WHEN A TYPEFACE DESIGN STUDIO TURNS PUBLISHER, THAIS SEEM TO HAVE MORE VARIETY OF TYPE AND GRAPHIC DESIGN BOOKS TO CHOOSE FROM
TEXT: WEE VIRAPORN
PHOTO: WORARAT PATUMNAKUL
We’re sure that most people remember Cadson Demak as a typeface design studio. But over the past year, we have begun to see the name given as publisher for a good number of publications ranging from a font design textbook (translated version) that brings together the company’s retrospective and a selection of essays from Cadson Demak’s website to a book that presents a collection of visions of reputable Thai designers.
Nevertheless, Cadson Demak’s Anuthin Wongsunkakon says that it is really not that surprising for the status of font designer and publisher to collide, considering the fact that during the time prior to digital printing, a publisher or printing house hired staff with typesetting expertise and abilities to actually design fonts. In many cases, publishers become the initiators of new developments of fonts to serve the growing production of media. But that is still not the main reason behind the studio’s new role as a publisher. The organizational structure of Cadson Demak has a Content Management unit overseeing the studio’s creative output, which basically revolves around the administration of a body of knowledge in academic, design and other dimensions that can be beneficial for designers and the general public. Apart from printed publications, the works come in different forms of media, encompassing a wide range of activities such as lectures and workshops.
Throughout its 15 years, Cadson Demak’s production of knowledge has been considerable and continual, utilizing different platforms of communication. The oldest article published on the website anuthin.org dates back to February 1999, whereas essays with relatively close publication dates are brought together in the book, Documented Lectures of Anuthin Wongsunkakon: 10 articles of private studies on graphic design (published by Corporation 4d back in 2000). In retrospect, we have witnessed many changes in Thailand’s graphic design industry. But one thing that is shockingly the same is the lack of textbooks and translated versions of internationally recognized publications in Thai language within the academic arena. The fact that Cadson Demak, as a publisher, chooses to publish a translation of the prominent typography textbook, Stop Stealing Sheep & find out how type works by Erik Spiekermann while making its business to keep the original layout page by page, is, in a way, a manifestation of their intent to improve the way things have been done.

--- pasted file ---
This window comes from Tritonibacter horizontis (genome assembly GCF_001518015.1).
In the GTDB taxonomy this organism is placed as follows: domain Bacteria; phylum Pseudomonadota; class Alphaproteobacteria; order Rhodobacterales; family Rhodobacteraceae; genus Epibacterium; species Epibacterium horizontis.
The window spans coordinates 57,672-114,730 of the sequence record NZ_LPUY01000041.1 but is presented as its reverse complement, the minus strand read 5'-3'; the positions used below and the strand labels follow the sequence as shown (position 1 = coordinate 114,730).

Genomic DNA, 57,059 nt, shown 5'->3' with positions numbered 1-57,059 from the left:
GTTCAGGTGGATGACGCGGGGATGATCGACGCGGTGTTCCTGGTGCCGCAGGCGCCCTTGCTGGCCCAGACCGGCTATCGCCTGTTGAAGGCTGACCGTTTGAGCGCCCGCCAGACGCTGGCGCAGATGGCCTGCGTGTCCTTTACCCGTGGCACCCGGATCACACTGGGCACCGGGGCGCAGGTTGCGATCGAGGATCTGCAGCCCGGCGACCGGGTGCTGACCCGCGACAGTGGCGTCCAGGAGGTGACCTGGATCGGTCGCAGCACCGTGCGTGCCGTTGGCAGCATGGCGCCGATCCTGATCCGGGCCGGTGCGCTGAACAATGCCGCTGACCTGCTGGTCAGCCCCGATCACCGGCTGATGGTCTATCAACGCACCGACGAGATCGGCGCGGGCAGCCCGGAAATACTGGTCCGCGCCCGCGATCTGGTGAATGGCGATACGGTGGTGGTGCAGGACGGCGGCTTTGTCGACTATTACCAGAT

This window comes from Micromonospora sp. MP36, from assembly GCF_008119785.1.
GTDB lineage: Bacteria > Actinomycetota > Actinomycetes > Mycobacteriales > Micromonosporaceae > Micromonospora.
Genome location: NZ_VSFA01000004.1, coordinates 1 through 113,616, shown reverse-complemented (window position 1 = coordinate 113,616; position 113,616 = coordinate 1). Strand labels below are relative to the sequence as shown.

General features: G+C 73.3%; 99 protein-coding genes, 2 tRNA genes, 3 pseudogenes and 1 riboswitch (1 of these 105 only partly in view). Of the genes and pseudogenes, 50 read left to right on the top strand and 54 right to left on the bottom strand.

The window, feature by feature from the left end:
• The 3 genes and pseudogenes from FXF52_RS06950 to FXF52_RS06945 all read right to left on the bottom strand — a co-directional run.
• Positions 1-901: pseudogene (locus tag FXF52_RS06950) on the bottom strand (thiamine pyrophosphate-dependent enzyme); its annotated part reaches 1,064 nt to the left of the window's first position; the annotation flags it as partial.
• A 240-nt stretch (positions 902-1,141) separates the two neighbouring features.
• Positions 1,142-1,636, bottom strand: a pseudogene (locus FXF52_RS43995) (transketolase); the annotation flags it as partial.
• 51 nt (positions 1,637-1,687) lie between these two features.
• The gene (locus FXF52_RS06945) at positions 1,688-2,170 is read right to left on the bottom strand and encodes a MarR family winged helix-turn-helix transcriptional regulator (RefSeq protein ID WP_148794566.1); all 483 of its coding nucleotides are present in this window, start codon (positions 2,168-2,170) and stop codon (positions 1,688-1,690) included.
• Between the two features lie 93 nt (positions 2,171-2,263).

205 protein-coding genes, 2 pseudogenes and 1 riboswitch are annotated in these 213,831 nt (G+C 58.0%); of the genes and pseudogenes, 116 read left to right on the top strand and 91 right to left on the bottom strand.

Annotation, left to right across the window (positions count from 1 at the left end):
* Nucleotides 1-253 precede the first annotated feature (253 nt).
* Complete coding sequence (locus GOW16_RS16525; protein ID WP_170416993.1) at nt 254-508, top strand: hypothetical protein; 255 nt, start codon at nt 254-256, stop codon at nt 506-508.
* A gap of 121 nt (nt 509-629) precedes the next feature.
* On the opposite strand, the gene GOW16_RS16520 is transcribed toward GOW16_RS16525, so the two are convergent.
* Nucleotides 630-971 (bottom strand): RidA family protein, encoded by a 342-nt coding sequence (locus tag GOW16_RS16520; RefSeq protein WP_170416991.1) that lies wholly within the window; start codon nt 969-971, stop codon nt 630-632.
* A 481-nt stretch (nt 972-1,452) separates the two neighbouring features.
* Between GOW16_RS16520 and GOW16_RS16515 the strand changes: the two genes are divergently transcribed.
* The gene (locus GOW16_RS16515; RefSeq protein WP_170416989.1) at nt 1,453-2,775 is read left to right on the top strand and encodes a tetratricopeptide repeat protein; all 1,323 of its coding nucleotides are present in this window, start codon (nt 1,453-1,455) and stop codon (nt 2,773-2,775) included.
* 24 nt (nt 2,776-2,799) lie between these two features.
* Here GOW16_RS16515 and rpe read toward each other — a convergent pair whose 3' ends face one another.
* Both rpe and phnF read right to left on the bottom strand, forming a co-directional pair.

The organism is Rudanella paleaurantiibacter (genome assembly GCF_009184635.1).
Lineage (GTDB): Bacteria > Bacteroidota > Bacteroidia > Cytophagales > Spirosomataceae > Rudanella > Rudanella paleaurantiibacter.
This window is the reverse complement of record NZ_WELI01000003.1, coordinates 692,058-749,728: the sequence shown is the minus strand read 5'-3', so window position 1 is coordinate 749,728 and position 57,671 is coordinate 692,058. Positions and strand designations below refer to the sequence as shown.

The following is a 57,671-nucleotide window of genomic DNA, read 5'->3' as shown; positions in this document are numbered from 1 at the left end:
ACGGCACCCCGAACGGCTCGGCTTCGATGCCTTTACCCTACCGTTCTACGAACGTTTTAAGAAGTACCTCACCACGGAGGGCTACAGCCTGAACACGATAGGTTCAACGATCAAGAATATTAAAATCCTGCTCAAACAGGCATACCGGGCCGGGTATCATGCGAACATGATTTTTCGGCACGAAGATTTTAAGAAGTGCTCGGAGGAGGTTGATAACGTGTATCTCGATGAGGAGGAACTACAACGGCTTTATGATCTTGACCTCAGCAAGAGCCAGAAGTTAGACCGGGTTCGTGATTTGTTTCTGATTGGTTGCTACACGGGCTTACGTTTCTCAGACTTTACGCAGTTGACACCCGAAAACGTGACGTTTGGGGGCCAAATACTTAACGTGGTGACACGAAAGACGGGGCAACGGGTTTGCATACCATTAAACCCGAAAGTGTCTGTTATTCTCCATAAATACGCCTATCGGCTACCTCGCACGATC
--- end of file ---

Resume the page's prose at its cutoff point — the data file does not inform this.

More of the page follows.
Make no mistake, this is a deteriorating time for print media, but it is undeniable that textbooks are still very much needed and validated as an official form of academic knowledge. Perhaps, having more graphic design textbooks in Thai language could open the door for outsiders to gain a better understanding of the discipline. It will also allow for everyone to comprehend the role and connection between graphic design and other fields of study be it marketing, history, economics or social science. Waiting behind that door may be the world where clients and designers reach a new level of mutual understanding and respect while designers are able to develop their communication skills through reading and writing, hence, the possibility for their communication with the general public becoming more accessible and efficient.
Another interesting issue is the commercial success of the publishing business. With its books being viewed as too expensive, which contradicts their objective to promote design awareness among the general public, Cadson Demak’s team still strongly affirms that everything has been critically analyzed to the point where the studio is able to figure itself all out. The expensive price is essentially a reflection of the actual capital and related to factors such as minimum order and stock management. The team does not believe in the reduction of production quality in order to obtain a cheaper selling price or significant increase of sales, as taking such position could potentially jeopardize support gained from the design-conscious readers who will shy away from less beautiful books. In conclusion, Cadson Demak expects the content to indirectly influence people’s understanding of design while generating greater benefits for the main business. As for the consumers, acknowledging and understanding the actual capital and intellectual values of a book they buy are also crucial.
In a time when we are subsumed by the influx of information obtained through different media platforms, knowledge management has become more important than ever. The birth of Cadson Demak Publishing is testament to how burdensome management can be executed with the right process and presentation method. By achieving that, a new business can be the perfect complement to a main business. The know-how in transporting and exchanging content from one media to another will become the key element of future knowledge management. The next move by Cadson Demak’s Content Management is, therefore, worth every following.